• Xiuchen – Similar to the legendary giant python Bashe, Xiuchen was an enormous snake capable of devouring whole elephants. It’s said to have dwelled in the Dongting Lake in the Hunan Province and its name translates as “adorned snake” or just “long snake”. It’s hard to imagine how many arrows were needed to fall such a monstrosity but nonetheless, Hou Yi managed that feat.
  • Zaochi – This humanoid monster had a pair of buckteeth that were strong enough to smash anything in the world. Zaochi also carried a mighty melee weapon but Hou Yi stalked him from afar and shot him with his magic arrows, ending the threat with ease.
  • Fengxi – Hou Yi encountered this cattle-eating monstrosity after he had run out of his magic arrows. He was forced to use ordinary arrows to kill the beast but those only scratched Fengxi’s impenetrable skin and barely woke him from his sleep. In his ingenuity, Hou Yi remembered that bamboo sticks can explode when burnt. So, he gathered several bamboo tubes, buried them around the monster, and lit them up from a distance, killing Fengxi almost instantly.

The Gift of Immortality

Houyi takes aim at the Suns (right upper corner)
Houyi takes aim at the Suns (right upper corner)

Some myths portray Hou Yi as an immortal god right from the get-go but many others tell of how the gods attempted to give him immortality as a reward for his heroic actions. In almost all those myths, he never benefited from this gift.

According to one myth, the gods give Hou Yi immortality in the form of a pill that had to be swallowed. However, before Hou Yi had taken the pill, his apprentice Peng Meng broke into his home and tried to take the pill for himself. To stop him, Hou Yi’s wife, the Chinese Goddess of the Moon, Chang’e swallowed the pill instead. After doing so, Chang’e ascended to the moon and became a goddess.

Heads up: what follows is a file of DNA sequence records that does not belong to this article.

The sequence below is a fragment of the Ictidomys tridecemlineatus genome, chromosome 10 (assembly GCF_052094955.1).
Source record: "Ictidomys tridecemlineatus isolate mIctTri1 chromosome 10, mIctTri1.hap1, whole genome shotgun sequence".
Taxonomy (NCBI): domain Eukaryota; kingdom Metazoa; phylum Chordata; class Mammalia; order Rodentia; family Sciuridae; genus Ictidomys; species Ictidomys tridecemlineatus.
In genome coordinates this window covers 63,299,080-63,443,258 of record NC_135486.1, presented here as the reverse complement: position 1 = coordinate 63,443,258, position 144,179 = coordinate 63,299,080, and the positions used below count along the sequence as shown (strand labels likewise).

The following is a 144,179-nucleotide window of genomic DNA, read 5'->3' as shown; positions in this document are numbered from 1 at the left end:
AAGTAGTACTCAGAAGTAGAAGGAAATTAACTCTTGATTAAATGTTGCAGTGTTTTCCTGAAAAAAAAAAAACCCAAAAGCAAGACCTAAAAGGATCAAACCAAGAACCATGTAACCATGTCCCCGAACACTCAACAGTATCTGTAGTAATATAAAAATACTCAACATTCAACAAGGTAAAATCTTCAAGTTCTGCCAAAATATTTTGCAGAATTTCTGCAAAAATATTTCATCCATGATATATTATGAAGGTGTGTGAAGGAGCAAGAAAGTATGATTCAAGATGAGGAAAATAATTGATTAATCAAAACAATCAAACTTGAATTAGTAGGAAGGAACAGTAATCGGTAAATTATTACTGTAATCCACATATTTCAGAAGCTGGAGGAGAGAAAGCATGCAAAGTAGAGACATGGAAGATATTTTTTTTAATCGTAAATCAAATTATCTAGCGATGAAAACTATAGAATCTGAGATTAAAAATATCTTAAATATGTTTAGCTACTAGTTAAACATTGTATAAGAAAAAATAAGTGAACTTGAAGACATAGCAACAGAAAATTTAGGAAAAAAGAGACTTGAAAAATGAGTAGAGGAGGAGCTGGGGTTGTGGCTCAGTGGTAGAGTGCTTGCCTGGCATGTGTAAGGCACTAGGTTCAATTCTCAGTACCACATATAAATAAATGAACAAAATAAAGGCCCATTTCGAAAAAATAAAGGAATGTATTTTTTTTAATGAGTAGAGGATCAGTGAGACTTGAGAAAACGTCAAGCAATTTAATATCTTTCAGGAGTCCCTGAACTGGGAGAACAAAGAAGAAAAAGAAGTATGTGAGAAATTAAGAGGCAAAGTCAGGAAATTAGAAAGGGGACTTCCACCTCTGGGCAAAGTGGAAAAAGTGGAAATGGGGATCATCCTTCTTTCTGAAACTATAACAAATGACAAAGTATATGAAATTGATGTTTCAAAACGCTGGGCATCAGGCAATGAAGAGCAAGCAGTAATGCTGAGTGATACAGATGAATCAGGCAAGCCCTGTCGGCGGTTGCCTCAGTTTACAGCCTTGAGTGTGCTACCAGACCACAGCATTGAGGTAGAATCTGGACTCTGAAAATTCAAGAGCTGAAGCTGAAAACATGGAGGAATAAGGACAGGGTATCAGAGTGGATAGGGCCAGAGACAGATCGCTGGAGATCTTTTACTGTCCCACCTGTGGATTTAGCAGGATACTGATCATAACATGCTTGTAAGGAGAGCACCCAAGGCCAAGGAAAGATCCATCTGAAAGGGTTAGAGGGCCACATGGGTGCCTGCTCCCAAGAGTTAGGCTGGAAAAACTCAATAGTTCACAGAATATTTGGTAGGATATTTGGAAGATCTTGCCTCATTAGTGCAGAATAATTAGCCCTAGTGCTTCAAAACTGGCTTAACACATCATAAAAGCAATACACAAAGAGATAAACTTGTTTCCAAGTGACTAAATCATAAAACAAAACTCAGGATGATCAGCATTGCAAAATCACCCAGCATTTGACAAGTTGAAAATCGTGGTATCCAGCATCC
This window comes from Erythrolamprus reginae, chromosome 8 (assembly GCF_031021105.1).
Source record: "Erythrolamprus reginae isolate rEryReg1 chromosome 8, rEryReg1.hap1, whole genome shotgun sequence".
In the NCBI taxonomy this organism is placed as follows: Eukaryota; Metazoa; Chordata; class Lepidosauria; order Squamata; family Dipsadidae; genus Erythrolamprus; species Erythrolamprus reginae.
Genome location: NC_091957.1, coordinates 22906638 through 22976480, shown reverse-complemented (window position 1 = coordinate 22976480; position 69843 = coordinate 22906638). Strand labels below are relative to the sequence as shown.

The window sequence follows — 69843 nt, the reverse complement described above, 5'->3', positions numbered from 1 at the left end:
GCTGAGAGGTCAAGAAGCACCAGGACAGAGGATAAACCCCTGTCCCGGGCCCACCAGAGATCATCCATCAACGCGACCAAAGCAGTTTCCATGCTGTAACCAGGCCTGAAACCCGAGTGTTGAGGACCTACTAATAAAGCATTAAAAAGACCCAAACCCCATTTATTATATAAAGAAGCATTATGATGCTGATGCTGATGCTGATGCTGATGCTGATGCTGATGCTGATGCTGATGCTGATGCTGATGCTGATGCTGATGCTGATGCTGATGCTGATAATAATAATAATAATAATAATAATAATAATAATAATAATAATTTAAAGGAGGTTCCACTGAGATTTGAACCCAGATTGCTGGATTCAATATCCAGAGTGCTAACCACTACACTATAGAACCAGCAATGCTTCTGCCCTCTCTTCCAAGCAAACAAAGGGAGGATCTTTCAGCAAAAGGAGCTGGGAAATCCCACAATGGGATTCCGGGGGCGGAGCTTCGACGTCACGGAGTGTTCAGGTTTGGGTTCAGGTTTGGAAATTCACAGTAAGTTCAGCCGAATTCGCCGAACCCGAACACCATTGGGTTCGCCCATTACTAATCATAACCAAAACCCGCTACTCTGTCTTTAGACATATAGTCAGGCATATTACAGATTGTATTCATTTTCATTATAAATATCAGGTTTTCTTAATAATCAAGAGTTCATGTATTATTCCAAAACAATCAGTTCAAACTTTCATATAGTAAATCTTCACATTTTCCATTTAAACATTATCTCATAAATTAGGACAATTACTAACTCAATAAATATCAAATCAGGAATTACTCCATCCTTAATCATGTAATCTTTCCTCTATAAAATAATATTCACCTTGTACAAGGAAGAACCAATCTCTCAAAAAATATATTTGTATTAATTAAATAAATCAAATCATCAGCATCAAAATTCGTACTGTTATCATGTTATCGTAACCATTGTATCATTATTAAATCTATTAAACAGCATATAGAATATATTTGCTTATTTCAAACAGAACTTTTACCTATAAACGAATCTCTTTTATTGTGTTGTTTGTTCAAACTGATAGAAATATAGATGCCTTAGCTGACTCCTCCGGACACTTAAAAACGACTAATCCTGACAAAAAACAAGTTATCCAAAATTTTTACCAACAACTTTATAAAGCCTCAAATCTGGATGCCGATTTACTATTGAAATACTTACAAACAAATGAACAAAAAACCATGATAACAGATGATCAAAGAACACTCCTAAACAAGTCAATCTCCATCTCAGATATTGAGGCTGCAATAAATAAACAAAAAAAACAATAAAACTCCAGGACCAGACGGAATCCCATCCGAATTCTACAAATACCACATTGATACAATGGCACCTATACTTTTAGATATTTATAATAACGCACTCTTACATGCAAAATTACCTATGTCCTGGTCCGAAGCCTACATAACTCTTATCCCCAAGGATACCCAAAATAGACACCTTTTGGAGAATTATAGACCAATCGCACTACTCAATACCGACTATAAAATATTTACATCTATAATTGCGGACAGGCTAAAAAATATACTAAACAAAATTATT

In other myths, the gift of immortality came in the form of an elixir. It was given to Hou Yi by Xiwagmu, the Queen Mother of the West. However, in this version of the myth, Hou Yi had proclaimed himself as a hero-king of the land after shooting down the nine suns and had become a cruel tyrant to his people.

Because of that Chang’e feared that if he became immortal, he would torment the people of China forever. So, she drank the elixir instead and rose to the moon. Hou Yi attempted to shoot her down the same way he had shot the nine suns but he missed. The Chinese Mid-Autumn Festival is celebrated in honor of Chang’e’s sacrifice.

Symbols and Symbolism of Hou Yi  

Hou Yi is an iconic and multifaceted character in Chinese mythology. He is both a savior of China and the world, as well as a tyrant who wanted to live and rule forever. He isn’t remembered negatively, however, but rather as a morally grey and “realistic” character (putting the magic arrows and monsters aside).

All in all, his main symbolism seems to be that of a patron to Chinese archers. In the myths that view Hou Yi in an entirely positive light, his love with Chang’e is also put on a pedestal as one of the greatest love stories in all of Chinese mythology.

Importance of Hou Yi in Modern Culture

Hou Yi’s character is pivotal for Chinese mythology, but he isn’t seen too often in fiction and pop culture outside of the country.

A recent and notable exception is the Over the Moon 2020 animated movie by Pearl Studios that aired on Netflix. There’s also the Chinese drama series Moon Fairy and quite a few other Chinese songs, dances, and plays. Hou Yi is also a playable character in the famous MOBA video game SMITE.

Apart from this, the story of Hou Yi and Chang’e has been adapted into songs, plays, tv serials, and even movies.

Wrapping Up

Hou Yi is an ambiguous character in Chinese mythology. He is best known as the husband of Chang’e and for saving the world by shooting down the ten suns.

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Yordan Zhelyazkov
Yordan Zhelyazkov

Yordan Zhelyazkov is a published fantasy author and an experienced copywriter. While he has degrees in both Creative Writing and Marketing, much of his research and work are focused on history and mythology. He’s been working in the field for years and has amassed a great deal of knowledge on Norse, Greek, Egyptian, Mesoamerican, Japanese mythology, and others.